Landing on the “free parking” space
Tax Alert - August 2015
By Mike Williams and Conor Gates
On 22 July 2015, the Commissioner of Inland Revenue released a new draft public ruling Fringe Benefit Tax – Exclusion for carparks provided on an employers’ premises to clarify the fringe benefit tax (FBT) treatment of car parking facilities provided to employees on the employer’s premises.
The draft ruling seeks to clarify situations where the “on premises” exemption within the FBT rules might still apply to certain circumstances where the parking facilities are provided under a licence agreement rather than a lease agreement, provided the licence agreement allows the employer “substantially exclusive” use.
This is a positive development from the Commissioner to bring more clarity and certainty to this position, and a refreshing change when you consider that, not that long ago, moves were afoot to dramatically increase the exposure to FBT on employer provided car parking. When the Taxation (Livestock Valuation, Assets Expenditure, and Remedial Matters) Bill 2013 first was introduced to Parliament, it was clear that Inland Revenue’s intent was to dramatically broaden the FBT net to include any and all carparks provided to employees whether provided on the employer’s premises or not. After a very vocal protest from the taxpaying community the Bill was ultimately passed but the measures to increase the scope of FBT on car parking were left out (along with other unpopular changes to the FBT rules).
Inland Revenue’s position on the “on premises” exemption and car parking dates back to 1999 where the Commissioner released Public Ruling BR 99/6 setting out a view on circumstances where the on premises exemption applied under what is now section CX 23 of the Income Tax Act 2007, although this previous ruling deals primarily with owned or leased property. This new draft ruling reiterates the position taken in BR 99/6 and explains in detail the Commissioner’s view of whether a car park is considered to have been provided on the employer’s premises or not. Inland Revenue has provided a number of helpful examples to illustrate when a car park is considered to be provided on premises or not, expanding on the examples provided with BR 99/6.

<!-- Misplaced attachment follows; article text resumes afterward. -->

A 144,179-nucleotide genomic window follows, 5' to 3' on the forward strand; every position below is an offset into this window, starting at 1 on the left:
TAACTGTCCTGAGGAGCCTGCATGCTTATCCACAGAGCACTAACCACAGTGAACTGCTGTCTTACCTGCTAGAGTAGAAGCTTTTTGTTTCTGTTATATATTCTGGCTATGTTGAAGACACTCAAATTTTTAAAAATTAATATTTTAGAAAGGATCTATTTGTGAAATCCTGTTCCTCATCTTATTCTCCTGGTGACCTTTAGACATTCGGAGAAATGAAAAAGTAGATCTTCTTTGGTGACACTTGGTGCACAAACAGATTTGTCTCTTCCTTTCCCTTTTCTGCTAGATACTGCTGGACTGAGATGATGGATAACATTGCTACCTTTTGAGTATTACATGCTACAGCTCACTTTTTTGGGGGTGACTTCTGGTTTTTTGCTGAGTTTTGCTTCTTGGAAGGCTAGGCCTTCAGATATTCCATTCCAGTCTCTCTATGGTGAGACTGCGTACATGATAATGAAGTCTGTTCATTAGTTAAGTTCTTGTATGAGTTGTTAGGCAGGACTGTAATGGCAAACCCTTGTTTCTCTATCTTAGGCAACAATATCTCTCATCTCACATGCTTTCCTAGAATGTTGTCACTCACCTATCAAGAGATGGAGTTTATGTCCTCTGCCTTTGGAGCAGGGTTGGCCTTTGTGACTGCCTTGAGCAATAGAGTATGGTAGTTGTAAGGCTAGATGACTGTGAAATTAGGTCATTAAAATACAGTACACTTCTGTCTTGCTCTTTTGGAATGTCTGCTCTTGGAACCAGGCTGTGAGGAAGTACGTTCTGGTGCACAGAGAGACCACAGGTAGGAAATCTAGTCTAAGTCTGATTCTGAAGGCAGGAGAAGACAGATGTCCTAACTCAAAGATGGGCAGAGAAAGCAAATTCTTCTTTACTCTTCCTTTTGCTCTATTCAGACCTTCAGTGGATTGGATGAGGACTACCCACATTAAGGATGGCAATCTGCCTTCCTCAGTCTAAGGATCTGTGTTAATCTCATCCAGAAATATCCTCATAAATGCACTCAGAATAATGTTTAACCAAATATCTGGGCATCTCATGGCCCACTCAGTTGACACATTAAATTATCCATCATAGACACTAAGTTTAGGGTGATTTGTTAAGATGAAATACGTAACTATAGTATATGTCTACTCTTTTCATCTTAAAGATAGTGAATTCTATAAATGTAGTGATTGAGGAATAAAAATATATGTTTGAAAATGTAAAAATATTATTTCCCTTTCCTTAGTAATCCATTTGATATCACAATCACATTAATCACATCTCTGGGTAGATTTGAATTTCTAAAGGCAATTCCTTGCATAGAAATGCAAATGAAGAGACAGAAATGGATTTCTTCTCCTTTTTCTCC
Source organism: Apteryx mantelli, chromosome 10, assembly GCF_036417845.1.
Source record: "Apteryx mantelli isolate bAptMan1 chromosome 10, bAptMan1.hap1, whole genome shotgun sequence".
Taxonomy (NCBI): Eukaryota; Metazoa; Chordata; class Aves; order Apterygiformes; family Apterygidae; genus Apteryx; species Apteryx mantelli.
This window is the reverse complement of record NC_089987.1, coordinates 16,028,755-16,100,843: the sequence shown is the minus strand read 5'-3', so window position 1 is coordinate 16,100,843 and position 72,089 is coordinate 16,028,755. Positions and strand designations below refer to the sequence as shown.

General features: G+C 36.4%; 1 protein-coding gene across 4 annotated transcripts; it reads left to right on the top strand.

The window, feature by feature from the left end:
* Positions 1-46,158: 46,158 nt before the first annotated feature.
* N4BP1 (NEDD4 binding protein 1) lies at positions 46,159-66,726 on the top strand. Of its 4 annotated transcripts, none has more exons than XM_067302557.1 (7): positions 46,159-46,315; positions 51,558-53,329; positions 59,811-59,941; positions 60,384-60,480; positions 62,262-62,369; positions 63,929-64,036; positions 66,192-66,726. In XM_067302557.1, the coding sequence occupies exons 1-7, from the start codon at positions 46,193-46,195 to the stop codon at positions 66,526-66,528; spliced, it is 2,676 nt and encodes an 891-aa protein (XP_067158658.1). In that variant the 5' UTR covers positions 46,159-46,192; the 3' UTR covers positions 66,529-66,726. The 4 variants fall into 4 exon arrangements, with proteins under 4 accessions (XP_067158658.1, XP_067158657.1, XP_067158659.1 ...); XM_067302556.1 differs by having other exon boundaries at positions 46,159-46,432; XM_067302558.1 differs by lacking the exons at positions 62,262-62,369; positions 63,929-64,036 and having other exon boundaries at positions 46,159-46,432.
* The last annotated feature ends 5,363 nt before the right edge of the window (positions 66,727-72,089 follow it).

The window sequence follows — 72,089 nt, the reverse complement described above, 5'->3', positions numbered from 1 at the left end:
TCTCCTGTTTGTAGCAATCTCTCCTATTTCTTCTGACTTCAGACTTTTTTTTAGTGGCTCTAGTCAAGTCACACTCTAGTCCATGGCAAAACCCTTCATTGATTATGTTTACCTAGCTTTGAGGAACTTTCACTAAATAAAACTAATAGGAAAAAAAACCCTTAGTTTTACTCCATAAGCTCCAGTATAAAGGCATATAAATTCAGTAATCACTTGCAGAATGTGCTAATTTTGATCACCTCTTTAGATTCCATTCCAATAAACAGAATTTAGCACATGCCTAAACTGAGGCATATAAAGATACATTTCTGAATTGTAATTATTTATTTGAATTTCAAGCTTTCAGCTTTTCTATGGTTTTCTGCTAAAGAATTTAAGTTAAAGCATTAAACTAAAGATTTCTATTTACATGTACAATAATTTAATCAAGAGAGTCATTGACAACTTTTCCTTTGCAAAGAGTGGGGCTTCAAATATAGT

Of greater interest in the new draft ruling is the consideration of the ‘lease versus licence’ argument which confirms the Commissioner’s view that, where an employer has, in fact or effect, the exclusive rights to the car park,then the car park is considered to be on the employer’s premises. This is the case, even if the car parking facility is secured under a licensing agreement, provided that the agreement has the effect of giving the employer exclusive usage.
Whether an employer has an exclusive right is a matter of fact. The exposure draft sets out a number of indicative factors that assist in determining whether an employer has exclusive rights of a car park or not. In essence unless a car park is specifically identifiable, can only be used by people authorised by the employer on an as/when basis and the arrangement cannot be altered unilaterally, the car park is potentially subject to FBT. The Commissioner is clear that in instances where an employer simply provides employees with access to car parks under a traditional licence arrangement the car park is still deemed to be a benefit provided off the employer’s premises and therefore subject to FBT.
Deloitte views this draft ruling as a very positive move in the right direction for New Zealand’s FBT regime that rightly recognises situations in which the words may say one thing but the facts and the detail suggest another.
The draft ruling is open to submissions until 2 September 2015. Please contact your Deloitte tax advisor if you wish to make a submission or would like to discuss this, or any other issue in more detail.